We are told that in South Africa 19 million people out of the total population of 62 million are on social welfare grants. This is not sustainable. Given the lack of support for business by government and the resultant gradual disinvestment, combined with population growth above GDP, unemployment will get worse and the ability to fund social welfare will decrease.
Already government is saying that it cannot afford the current level of social grants. Yet the money must be found — particularly in an election year.
The easiest budget to cut is defence spending, especially as South Africa has no immediate threat. In the unlikely event of an invasion, alliances (viz a southern African Nato) to protect territorial sovereignty in the region should be agreed, possibly with the “big brother” inclusion of either the US or China.
There are therefore increasing calls to “right-size” the SANDF.
The SA Air Force (SAAF) is on its knees with some pilots flying less than 10 hours per year. It is telling that the entire SAAF budget is less than the cost of a single USAF fighter squadron. Yet the first casualty of defence cuts is likely to be the SAAF — with its high-profile expensive aircraft.
The SAAF struggles to get just a few fast jets in the air for airshows and military parades. It is in no position to become an effective fighting force or deterrent. So it is argued that the fighter squadrons can be shuttered — because they’re not operational anyway — and haven’t been since the SAAF’s limited capability for the Soccer World Cup protection.
The reality which the politicians and Air Force brass seem unwilling to accept is that the current budget priorities and funding constraints have reduced the SAAF to a hollow shell. The funding crisis has become so severe that defence pundits are proposing the hitherto unthinkable — that South Africa reduce its Air Force to just an Air Wing, which comprises fewer than 75 aircraft, as Ireland and New Zealand have done.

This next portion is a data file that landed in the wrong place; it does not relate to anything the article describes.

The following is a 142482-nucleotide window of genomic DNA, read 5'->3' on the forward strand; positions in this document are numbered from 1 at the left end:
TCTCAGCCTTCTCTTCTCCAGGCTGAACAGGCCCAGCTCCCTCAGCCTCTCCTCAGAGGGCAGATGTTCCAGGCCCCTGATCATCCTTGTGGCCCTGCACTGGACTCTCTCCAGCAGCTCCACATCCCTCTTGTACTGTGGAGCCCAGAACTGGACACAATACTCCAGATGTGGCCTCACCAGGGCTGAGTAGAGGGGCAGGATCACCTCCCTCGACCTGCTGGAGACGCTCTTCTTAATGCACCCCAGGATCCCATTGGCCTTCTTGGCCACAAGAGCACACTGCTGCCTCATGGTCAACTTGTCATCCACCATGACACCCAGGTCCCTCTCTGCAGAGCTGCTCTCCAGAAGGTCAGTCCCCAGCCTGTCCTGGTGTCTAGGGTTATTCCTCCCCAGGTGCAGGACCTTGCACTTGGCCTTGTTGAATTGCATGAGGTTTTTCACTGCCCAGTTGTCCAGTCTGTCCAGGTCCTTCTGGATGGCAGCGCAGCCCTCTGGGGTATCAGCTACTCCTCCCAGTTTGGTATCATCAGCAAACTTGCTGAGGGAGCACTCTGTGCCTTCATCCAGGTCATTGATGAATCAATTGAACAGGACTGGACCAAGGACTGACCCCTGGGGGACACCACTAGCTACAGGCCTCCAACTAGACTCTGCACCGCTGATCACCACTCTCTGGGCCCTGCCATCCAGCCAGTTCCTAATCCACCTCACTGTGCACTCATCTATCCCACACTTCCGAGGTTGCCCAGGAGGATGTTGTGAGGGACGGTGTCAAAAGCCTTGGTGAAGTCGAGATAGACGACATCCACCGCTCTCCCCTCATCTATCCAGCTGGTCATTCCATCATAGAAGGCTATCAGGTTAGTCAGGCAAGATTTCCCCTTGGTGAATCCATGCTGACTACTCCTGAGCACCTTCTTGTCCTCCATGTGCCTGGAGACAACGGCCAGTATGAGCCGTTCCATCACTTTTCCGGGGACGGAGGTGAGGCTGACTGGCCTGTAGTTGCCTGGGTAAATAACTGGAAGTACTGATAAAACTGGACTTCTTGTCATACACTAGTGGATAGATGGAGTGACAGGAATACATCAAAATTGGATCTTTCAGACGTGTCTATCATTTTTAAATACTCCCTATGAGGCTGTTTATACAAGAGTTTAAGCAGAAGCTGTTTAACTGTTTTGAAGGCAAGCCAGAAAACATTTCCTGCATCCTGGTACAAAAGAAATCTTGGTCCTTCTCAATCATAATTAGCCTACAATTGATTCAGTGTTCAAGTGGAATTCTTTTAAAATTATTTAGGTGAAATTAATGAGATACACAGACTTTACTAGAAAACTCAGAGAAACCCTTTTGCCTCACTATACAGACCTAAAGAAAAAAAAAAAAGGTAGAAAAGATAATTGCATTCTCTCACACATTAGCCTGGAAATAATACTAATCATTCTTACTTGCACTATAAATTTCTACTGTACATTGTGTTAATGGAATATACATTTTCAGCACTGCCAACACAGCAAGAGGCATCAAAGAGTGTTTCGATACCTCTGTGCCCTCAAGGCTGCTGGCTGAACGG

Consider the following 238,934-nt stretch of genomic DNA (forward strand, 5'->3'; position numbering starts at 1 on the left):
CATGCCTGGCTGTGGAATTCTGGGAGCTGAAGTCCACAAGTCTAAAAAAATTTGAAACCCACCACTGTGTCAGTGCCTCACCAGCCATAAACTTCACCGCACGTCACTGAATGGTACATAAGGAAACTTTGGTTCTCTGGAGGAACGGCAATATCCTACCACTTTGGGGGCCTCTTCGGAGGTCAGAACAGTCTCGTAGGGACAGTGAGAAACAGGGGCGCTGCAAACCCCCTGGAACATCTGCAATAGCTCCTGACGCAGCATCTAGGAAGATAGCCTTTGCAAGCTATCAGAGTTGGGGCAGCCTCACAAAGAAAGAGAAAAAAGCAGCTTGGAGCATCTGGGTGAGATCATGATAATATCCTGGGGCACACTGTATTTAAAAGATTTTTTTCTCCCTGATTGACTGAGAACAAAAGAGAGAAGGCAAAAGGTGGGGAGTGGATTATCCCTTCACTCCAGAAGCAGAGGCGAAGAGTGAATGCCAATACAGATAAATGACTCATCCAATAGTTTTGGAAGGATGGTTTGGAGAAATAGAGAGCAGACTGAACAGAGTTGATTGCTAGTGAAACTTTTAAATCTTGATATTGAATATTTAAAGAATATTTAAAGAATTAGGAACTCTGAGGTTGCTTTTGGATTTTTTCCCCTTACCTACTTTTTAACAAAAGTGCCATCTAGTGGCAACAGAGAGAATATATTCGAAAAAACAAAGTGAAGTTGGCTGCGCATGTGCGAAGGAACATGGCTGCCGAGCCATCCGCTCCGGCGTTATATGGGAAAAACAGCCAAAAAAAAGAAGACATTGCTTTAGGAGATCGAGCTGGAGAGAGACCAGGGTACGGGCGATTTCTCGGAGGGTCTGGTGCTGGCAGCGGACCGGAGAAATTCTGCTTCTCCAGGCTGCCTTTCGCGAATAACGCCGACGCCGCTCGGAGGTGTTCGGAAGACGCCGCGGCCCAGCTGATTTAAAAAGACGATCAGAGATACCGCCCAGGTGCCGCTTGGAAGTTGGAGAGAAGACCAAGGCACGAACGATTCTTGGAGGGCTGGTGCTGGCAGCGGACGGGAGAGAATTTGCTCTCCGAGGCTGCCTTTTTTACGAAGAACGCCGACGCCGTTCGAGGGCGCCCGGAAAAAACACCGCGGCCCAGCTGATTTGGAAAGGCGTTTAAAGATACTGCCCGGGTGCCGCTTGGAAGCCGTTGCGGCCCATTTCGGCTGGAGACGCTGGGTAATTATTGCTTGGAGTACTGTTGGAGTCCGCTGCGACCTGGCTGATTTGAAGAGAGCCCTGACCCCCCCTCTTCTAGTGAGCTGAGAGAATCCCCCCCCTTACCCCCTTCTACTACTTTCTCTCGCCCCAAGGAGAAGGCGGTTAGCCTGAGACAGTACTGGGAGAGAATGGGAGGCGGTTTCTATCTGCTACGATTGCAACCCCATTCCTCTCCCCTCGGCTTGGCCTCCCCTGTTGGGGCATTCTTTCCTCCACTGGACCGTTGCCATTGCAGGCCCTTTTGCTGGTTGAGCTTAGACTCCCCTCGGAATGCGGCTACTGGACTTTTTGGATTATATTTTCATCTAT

Air Wing proponents say that South Africa should have no more than 50 aircraft, almost all based in one central place. Serviceability could then be increased to 70%, making far better use of the remaining expensive assets.
The big idea is that the SAAF disband its Gripen and Hawk squadrons. Botswana is keen to buy Gripens, but it may be too humiliating for the SA government to sell them our hardly-used jet fighters.
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Long-range transport, maritime reconnaissance, and search-and-rescue are capabilities South Africa has long lost, but must have in terms of international obligations. We currently could never mount a search for a missing airliner in the southern Atlantic or Indian Oceans.
So the current upgrade of our 60-year-old C-130 Hercules fleet must be expedited. Specialist maritime surveillance aircraft can be leased. And in the longer run, drones with artificial intelligence are under development by the South African CSIR. They are showing great promise for doing the dull and dangerous work of long-range offshore patrols — even if just to protect our fish from Chinese trawlers.
The proposed Air Wing will retain 10 to 15 Oryx transport helicopters, with the troublesome Agusta Westland A-109s being sold off. The Rooivalk attack helicopter, which is rapidly becoming outdated, must be upgraded to a Mk2 standard.
Basic flying training, and even advanced training, can be outsourced, as increasingly happens in other air forces, including the USAF
The net result is that rather than the current underfunded mess, South Africa will have a smaller but properly funded Air Wing where it can maintain professional standards within the current budget constraints.
Of course — it’s not just the SAAF which should be right-sized. The same pundits argue that the navy and army need to be pollarded to remove expensive submarines and obsolete tanks. The Navy can keep two frigates (in Cape Town and Durban?) and its new multi-mission inshore patrol vessels.
The choice is simple — rather have a right-sized properly funded force, than an all-but-useless relic from a once massively funded past. DM